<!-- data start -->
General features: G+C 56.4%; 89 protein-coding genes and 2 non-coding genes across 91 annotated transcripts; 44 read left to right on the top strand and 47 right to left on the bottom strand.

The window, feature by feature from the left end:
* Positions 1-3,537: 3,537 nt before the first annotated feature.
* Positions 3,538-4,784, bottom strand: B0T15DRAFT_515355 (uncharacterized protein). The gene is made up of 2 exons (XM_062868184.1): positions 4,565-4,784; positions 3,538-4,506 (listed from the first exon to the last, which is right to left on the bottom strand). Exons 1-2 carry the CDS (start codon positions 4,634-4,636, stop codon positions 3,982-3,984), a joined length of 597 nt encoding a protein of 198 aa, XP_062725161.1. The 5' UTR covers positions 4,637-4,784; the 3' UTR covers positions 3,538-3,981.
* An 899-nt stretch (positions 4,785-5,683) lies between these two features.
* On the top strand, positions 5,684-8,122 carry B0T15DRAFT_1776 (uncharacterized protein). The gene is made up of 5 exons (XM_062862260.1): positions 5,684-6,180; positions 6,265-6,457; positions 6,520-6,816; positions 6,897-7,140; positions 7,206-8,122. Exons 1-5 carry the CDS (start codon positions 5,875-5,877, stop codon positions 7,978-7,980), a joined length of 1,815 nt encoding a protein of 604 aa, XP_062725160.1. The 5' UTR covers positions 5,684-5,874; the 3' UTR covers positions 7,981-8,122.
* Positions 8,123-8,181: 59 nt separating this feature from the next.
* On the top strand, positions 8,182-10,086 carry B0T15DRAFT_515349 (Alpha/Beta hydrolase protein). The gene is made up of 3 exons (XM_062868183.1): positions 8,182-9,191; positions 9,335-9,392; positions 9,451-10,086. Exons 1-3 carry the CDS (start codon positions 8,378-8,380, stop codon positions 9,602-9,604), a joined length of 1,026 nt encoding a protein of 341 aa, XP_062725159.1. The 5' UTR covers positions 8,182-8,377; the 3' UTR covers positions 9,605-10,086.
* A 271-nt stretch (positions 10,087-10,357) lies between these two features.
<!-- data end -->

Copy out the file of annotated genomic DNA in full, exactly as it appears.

General features: G+C 56.4%; 89 protein-coding genes and 2 non-coding genes across 91 annotated transcripts; 44 read left to right on the top strand and 47 right to left on the bottom strand.

The window, feature by feature from the left end:
* Positions 1-3,537: 3,537 nt before the first annotated feature.
* Positions 3,538-4,784, bottom strand: B0T15DRAFT_515355 (uncharacterized protein). The gene is made up of 2 exons (XM_062868184.1): positions 4,565-4,784; positions 3,538-4,506 (listed from the first exon to the last, which is right to left on the bottom strand). Exons 1-2 carry the CDS (start codon positions 4,634-4,636, stop codon positions 3,982-3,984), a joined length of 597 nt encoding a protein of 198 aa, XP_062725161.1. The 5' UTR covers positions 4,637-4,784; the 3' UTR covers positions 3,538-3,981.
* An 899-nt stretch (positions 4,785-5,683) lies between these two features.
* On the top strand, positions 5,684-8,122 carry B0T15DRAFT_1776 (uncharacterized protein). The gene is made up of 5 exons (XM_062862260.1): positions 5,684-6,180; positions 6,265-6,457; positions 6,520-6,816; positions 6,897-7,140; positions 7,206-8,122. Exons 1-5 carry the CDS (start codon positions 5,875-5,877, stop codon positions 7,978-7,980), a joined length of 1,815 nt encoding a protein of 604 aa, XP_062725160.1. The 5' UTR covers positions 5,684-5,874; the 3' UTR covers positions 7,981-8,122.
* Positions 8,123-8,181: 59 nt separating this feature from the next.
* On the top strand, positions 8,182-10,086 carry B0T15DRAFT_515349 (Alpha/Beta hydrolase protein). The gene is made up of 3 exons (XM_062868183.1): positions 8,182-9,191; positions 9,335-9,392; positions 9,451-10,086. Exons 1-3 carry the CDS (start codon positions 8,378-8,380, stop codon positions 9,602-9,604), a joined length of 1,026 nt encoding a protein of 341 aa, XP_062725159.1. The 5' UTR covers positions 8,182-8,377; the 3' UTR covers positions 9,605-10,086.
* A 271-nt stretch (positions 10,087-10,357) lies between these two features.